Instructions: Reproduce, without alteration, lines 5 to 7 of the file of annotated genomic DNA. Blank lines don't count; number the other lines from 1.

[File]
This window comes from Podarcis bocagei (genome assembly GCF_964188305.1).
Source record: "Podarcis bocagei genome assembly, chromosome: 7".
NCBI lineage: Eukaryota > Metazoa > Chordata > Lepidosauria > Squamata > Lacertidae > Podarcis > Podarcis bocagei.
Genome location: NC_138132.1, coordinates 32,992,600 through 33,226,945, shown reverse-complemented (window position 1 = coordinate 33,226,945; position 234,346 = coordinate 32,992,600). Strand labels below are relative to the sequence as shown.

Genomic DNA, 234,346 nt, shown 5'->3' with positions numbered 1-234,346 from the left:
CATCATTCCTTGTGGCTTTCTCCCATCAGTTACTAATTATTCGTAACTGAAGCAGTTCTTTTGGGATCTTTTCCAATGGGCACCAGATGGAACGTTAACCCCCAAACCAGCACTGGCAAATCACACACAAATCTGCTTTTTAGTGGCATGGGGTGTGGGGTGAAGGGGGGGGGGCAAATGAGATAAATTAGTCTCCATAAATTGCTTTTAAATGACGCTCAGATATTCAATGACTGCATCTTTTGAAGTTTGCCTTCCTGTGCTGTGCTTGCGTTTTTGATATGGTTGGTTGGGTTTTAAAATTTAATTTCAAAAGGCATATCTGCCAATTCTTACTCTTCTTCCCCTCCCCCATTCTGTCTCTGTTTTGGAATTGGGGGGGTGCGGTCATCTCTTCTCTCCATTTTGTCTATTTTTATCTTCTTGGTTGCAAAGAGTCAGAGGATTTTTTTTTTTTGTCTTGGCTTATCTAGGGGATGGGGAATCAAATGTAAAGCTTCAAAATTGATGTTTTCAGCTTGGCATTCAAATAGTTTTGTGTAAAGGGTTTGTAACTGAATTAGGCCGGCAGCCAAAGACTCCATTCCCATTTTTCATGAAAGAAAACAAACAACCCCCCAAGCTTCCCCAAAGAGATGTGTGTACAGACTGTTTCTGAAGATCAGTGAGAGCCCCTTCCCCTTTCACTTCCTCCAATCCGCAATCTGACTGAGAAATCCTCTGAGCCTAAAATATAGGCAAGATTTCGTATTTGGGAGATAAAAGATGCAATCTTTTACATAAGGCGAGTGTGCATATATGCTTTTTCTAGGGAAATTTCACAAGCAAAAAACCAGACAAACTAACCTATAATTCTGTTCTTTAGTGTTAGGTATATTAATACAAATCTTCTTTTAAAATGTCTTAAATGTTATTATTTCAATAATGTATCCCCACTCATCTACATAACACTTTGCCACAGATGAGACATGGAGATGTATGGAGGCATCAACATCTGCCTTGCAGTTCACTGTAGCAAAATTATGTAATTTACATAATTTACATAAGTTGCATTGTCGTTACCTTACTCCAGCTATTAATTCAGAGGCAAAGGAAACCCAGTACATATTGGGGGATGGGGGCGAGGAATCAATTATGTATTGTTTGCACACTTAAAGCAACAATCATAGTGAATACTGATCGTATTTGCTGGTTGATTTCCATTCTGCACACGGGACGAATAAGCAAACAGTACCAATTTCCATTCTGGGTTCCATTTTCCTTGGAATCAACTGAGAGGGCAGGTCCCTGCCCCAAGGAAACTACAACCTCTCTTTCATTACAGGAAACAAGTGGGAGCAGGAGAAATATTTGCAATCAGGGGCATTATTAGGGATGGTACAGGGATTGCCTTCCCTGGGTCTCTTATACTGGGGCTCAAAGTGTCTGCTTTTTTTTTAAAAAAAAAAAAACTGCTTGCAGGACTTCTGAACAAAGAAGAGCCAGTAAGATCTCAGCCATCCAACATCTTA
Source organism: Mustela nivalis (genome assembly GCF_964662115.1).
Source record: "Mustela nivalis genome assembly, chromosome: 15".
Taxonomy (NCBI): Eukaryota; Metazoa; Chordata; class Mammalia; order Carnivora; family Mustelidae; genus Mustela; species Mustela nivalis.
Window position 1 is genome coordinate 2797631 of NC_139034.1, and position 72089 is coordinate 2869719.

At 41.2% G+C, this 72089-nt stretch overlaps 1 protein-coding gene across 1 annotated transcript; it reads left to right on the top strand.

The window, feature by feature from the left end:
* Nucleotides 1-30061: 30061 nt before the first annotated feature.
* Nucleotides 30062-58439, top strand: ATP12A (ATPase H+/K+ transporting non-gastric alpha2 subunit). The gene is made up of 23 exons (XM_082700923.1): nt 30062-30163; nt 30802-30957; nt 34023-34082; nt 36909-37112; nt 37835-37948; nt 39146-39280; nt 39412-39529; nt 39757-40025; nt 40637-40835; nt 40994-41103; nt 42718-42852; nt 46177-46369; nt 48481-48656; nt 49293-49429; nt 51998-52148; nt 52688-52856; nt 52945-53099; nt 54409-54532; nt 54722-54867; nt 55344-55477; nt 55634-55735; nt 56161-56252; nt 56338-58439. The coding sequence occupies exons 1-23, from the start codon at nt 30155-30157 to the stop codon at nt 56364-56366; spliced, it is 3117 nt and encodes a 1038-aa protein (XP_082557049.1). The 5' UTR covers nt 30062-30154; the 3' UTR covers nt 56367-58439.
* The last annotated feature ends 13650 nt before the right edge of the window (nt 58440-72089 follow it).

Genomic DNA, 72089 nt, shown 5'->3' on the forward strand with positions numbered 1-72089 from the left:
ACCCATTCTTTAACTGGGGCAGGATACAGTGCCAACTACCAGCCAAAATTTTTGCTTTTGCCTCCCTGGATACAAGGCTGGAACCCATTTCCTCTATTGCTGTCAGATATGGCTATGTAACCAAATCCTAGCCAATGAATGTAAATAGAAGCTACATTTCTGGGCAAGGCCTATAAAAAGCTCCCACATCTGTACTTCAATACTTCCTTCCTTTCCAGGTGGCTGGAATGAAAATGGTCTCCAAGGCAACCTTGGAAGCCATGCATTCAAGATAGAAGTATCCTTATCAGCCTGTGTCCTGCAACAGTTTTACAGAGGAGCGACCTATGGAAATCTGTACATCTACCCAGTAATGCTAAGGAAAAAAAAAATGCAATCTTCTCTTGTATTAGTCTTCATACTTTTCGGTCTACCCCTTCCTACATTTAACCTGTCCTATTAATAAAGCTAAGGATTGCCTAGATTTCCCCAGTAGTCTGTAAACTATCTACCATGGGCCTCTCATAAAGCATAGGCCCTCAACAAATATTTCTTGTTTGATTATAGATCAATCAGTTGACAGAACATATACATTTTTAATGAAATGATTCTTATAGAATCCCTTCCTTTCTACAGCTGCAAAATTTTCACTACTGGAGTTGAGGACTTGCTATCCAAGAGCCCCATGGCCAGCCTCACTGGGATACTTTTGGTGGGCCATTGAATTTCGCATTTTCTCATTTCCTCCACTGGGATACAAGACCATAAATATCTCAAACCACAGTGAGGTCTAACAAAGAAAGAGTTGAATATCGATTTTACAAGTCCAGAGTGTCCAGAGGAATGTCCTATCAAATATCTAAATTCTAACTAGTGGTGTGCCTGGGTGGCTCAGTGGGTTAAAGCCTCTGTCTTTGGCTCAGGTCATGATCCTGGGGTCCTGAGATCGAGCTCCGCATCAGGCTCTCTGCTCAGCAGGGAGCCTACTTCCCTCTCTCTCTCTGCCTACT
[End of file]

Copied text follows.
Genomic DNA, 234,346 nt, shown 5'->3' with positions numbered 1-234,346 from the left:
CATCATTCCTTGTGGCTTTCTCCCATCAGTTACTAATTATTCGTAACTGAAGCAGTTCTTTTGGGATCTTTTCCAATGGGCACCAGATGGAACGTTAACCCCCAAACCAGCACTGGCAAATCACACACAAATCTGCTTTTTAGTGGCATGGGGTGTGGGGTGAAGGGGGGGGGGCAAATGAGATAAATTAGTCTCCATAAATTGCTTTTAAATGACGCTCAGATATTCAATGACTGCATCTTTTGAAGTTTGCCTTCCTGTGCTGTGCTTGCGTTTTTGATATGGTTGGTTGGGTTTTAAAATTTAATTTCAAAAGGCATATCTGCCAATTCTTACTCTTCTTCCCCTCCCCCATTCTGTCTCTGTTTTGGAATTGGGGGGGTGCGGTCATCTCTTCTCTCCATTTTGTCTATTTTTATCTTCTTGGTTGCAAAGAGTCAGAGGATTTTTTTTTTTTGTCTTGGCTTATCTAGGGGATGGGGAATCAAATGTAAAGCTTCAAAATTGATGTTTTCAGCTTGGCATTCAAATAGTTTTGTGTAAAGGGTTTGTAACTGAATTAGGCCGGCAGCCAAAGACTCCATTCCCATTTTTCATGAAAGAAAACAAACAACCCCCCAAGCTTCCCCAAAGAGATGTGTGTACAGACTGTTTCTGAAGATCAGTGAGAGCCCCTTCCCCTTTCACTTCCTCCAATCCGCAATCTGACTGAGAAATCCTCTGAGCCTAAAATATAGGCAAGATTTCGTATTTGGGAGATAAAAGATGCAATCTTTTACATAAGGCGAGTGTGCATATATGCTTTTTCTAGGGAAATTTCACAAGCAAAAAACCAGACAAACTAACCTATAATTCTGTTCTTTAGTGTTAGGTATATTAATACAAATCTTCTTTTAAAATGTCTTAAATGTTATTATTTCAATAATGTATCCCCACTCATCTACATAACACTTTGCCACAGATGAGACATGGAGATGTATGGAGGCATCAACATCTGCCTTGCAGTTCACTGTAGCAAAATTATGTAATTTACATAATTTACATAAGTTGCATTGTCGTTACCTTACTCCAGCTATTAATTCAGAGGCAAAGGAAACCCAGTACATATTGGGGGATGGGGGCGAGGAATCAATTATGTATTGTTTGCACACTTAAAGCAACAATCATAGTGAATACTGATCGTATTTGCTGGTTGATTTCCATTCTGCACACGGGACGAATAAGCAAACAGTACCAATTTCCATTCTGGGTTCCATTTTCCTTGGAATCAACTGAGAGGGCAGGTCCCTGCCCCAAGGAAACTACAACCTCTCTTTCATTACAGGAAACAAGTGGGAGCAGGAGAAATATTTGCAATCAGGGGCATTATTAGGGATGGTACAGGGATTGCCTTCCCTGGGTCTCTTATACTGGGGCTCAAAGTGTCTGCTTTTTTTTTAAAAAAAAAAAAACTGCTTGCAGGACTTCTGAACAAAGAAGAGCCAGTAAGATCTCAGCCATCCAACATCTTA
Source organism: Mustela nivalis (genome assembly GCF_964662115.1).